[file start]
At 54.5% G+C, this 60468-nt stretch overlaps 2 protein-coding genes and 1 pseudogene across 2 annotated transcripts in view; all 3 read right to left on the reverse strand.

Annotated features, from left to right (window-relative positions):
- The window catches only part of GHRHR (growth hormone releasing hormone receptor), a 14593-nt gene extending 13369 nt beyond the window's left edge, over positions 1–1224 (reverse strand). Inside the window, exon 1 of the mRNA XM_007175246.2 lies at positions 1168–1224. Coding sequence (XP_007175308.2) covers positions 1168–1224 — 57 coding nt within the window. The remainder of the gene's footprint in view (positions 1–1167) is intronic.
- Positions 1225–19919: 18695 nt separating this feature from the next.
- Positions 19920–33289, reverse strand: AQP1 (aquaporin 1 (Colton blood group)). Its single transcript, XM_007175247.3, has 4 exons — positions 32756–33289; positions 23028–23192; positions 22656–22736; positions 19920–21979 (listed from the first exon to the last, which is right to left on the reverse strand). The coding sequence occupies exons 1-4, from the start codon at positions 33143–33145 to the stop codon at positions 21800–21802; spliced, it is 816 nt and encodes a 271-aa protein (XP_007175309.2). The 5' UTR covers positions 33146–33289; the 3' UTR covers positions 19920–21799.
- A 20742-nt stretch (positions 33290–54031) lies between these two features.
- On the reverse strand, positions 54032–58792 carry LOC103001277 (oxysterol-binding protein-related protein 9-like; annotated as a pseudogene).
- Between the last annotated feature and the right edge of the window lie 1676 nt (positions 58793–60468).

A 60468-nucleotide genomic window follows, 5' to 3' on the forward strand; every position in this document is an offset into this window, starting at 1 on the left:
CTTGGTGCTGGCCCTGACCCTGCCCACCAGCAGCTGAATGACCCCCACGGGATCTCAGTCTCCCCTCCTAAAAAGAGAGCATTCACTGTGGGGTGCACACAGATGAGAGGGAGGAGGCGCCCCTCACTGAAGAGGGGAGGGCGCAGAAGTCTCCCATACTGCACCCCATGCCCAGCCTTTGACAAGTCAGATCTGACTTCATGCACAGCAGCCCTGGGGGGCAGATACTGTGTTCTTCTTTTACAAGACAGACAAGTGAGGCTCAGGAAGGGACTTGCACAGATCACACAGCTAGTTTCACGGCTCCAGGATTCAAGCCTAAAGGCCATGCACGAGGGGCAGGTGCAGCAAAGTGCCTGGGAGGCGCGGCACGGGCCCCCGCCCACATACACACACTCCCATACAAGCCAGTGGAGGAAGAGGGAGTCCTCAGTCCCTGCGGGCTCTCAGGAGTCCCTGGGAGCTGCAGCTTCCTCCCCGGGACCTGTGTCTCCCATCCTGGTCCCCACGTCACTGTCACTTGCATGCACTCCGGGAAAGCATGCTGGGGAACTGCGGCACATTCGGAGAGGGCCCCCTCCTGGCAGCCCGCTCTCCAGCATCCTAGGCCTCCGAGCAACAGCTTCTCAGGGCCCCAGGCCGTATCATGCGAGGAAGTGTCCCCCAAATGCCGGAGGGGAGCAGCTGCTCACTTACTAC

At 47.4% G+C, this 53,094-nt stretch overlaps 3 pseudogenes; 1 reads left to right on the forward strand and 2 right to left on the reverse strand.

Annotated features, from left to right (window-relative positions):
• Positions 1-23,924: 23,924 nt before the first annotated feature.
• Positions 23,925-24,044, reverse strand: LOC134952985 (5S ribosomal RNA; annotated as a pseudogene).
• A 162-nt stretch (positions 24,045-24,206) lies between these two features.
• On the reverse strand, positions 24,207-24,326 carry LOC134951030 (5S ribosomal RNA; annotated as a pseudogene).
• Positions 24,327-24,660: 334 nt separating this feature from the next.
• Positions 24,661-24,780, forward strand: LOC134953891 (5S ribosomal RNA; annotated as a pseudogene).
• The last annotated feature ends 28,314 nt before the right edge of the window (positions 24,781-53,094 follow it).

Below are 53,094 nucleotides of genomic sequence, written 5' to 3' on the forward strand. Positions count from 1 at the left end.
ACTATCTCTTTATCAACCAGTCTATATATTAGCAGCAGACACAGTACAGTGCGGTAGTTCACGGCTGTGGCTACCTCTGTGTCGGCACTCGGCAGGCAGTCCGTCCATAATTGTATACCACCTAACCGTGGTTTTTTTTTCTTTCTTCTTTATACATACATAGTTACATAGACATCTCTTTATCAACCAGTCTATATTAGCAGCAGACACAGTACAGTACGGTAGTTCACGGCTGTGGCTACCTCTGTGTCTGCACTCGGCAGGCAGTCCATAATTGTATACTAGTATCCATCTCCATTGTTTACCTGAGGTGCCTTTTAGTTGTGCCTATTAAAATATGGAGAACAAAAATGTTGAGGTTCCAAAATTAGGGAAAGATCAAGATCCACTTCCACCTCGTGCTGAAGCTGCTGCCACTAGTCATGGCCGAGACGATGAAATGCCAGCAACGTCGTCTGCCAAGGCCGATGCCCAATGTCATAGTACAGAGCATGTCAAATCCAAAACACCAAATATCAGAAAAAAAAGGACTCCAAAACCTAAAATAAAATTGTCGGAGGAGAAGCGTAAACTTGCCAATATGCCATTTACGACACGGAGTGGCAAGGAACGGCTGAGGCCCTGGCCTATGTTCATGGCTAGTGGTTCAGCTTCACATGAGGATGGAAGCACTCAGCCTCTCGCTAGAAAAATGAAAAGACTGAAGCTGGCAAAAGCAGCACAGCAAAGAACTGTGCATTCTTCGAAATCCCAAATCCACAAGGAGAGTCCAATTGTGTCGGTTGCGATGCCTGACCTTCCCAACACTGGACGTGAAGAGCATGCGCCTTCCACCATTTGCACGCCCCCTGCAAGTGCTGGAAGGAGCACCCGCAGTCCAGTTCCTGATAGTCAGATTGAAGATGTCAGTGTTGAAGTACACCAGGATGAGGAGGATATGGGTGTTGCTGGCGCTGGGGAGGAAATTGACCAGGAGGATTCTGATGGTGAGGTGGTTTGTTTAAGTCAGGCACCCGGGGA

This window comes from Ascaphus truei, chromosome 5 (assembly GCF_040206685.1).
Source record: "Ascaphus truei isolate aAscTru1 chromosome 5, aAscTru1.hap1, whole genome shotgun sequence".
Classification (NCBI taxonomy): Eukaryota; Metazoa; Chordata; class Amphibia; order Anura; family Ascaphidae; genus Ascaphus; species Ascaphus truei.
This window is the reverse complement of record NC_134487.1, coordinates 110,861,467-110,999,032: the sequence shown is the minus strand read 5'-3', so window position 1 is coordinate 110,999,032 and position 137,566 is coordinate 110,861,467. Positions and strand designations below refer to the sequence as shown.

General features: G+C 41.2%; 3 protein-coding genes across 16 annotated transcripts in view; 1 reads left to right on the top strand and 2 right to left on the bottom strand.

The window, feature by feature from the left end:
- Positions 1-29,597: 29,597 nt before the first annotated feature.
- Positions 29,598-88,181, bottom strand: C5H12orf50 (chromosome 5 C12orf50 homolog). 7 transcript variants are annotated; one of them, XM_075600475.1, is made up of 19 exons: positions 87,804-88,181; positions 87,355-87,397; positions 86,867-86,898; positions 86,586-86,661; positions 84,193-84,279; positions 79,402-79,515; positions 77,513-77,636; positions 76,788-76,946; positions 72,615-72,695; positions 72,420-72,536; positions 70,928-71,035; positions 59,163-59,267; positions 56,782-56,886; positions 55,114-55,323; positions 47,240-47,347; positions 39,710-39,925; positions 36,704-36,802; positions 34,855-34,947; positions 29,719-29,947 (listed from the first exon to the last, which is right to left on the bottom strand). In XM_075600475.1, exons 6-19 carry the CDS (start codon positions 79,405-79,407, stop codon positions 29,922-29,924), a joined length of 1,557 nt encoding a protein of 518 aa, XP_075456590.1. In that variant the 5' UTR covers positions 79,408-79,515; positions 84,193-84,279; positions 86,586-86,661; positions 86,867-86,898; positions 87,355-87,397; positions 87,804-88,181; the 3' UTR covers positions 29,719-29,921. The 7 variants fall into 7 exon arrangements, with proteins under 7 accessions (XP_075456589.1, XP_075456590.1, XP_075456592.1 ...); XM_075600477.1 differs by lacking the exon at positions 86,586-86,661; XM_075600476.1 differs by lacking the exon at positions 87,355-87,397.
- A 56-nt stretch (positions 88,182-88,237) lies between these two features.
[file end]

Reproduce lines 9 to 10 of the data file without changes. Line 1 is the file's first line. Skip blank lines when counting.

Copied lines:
A 60468-nucleotide genomic window follows, 5' to 3' on the forward strand; every position in this document is an offset into this window, starting at 1 on the left:
CTTGGTGCTGGCCCTGACCCTGCCCACCAGCAGCTGAATGACCCCCACGGGATCTCAGTCTCCCCTCCTAAAAAGAGAGCATTCACTGTGGGGTGCACACAGATGAGAGGGAGGAGGCGCCCCTCACTGAAGAGGGGAGGGCGCAGAAGTCTCCCATACTGCACCCCATGCCCAGCCTTTGACAAGTCAGATCTGACTTCATGCACAGCAGCCCTGGGGGGCAGATACTGTGTTCTTCTTTTACAAGACAGACAAGTGAGGCTCAGGAAGGGACTTGCACAGATCACACAGCTAGTTTCACGGCTCCAGGATTCAAGCCTAAAGGCCATGCACGAGGGGCAGGTGCAGCAAAGTGCCTGGGAGGCGCGGCACGGGCCCCCGCCCACATACACACACTCCCATACAAGCCAGTGGAGGAAGAGGGAGTCCTCAGTCCCTGCGGGCTCTCAGGAGTCCCTGGGAGCTGCAGCTTCCTCCCCGGGACCTGTGTCTCCCATCCTGGTCCCCACGTCACTGTCACTTGCATGCACTCCGGGAAAGCATGCTGGGGAACTGCGGCACATTCGGAGAGGGCCCCCTCCTGGCAGCCCGCTCTCCAGCATCCTAGGCCTCCGAGCAACAGCTTCTCAGGGCCCCAGGCCGTATCATGCGAGGAAGTGTCCCCCAAATGCCGGAGGGGAGCAGCTGCTCACTTACTAC